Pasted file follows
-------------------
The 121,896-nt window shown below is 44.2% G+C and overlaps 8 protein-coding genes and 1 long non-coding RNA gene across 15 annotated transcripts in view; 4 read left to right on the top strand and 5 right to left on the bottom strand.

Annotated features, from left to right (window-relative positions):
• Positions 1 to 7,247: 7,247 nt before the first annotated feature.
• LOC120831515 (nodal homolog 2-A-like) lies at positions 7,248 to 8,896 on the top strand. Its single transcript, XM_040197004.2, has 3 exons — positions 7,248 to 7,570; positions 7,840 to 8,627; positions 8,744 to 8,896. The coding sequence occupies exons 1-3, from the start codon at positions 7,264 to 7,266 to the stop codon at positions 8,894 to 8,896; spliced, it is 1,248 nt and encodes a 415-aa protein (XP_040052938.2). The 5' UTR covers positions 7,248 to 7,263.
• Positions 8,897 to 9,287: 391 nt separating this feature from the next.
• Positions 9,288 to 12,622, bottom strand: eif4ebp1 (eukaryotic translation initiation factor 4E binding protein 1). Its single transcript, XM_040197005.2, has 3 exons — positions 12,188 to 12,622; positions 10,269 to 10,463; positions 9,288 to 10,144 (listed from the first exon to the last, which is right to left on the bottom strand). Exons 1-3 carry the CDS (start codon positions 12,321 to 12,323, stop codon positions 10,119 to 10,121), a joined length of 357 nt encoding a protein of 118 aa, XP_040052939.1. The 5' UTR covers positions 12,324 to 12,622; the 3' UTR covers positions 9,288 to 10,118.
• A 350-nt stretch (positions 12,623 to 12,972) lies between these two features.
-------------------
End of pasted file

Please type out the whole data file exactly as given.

The 121,896-nt window shown below is 44.2% G+C and overlaps 8 protein-coding genes and 1 long non-coding RNA gene across 15 annotated transcripts in view; 4 read left to right on the top strand and 5 right to left on the bottom strand.

Annotated features, from left to right (window-relative positions):
• Positions 1 to 7,247: 7,247 nt before the first annotated feature.
• LOC120831515 (nodal homolog 2-A-like) lies at positions 7,248 to 8,896 on the top strand. Its single transcript, XM_040197004.2, has 3 exons — positions 7,248 to 7,570; positions 7,840 to 8,627; positions 8,744 to 8,896. The coding sequence occupies exons 1-3, from the start codon at positions 7,264 to 7,266 to the stop codon at positions 8,894 to 8,896; spliced, it is 1,248 nt and encodes a 415-aa protein (XP_040052938.2). The 5' UTR covers positions 7,248 to 7,263.
• Positions 8,897 to 9,287: 391 nt separating this feature from the next.
• Positions 9,288 to 12,622, bottom strand: eif4ebp1 (eukaryotic translation initiation factor 4E binding protein 1). Its single transcript, XM_040197005.2, has 3 exons — positions 12,188 to 12,622; positions 10,269 to 10,463; positions 9,288 to 10,144 (listed from the first exon to the last, which is right to left on the bottom strand). Exons 1-3 carry the CDS (start codon positions 12,321 to 12,323, stop codon positions 10,119 to 10,121), a joined length of 357 nt encoding a protein of 118 aa, XP_040052939.1. The 5' UTR covers positions 12,324 to 12,622; the 3' UTR covers positions 9,288 to 10,118.
• A 350-nt stretch (positions 12,623 to 12,972) lies between these two features.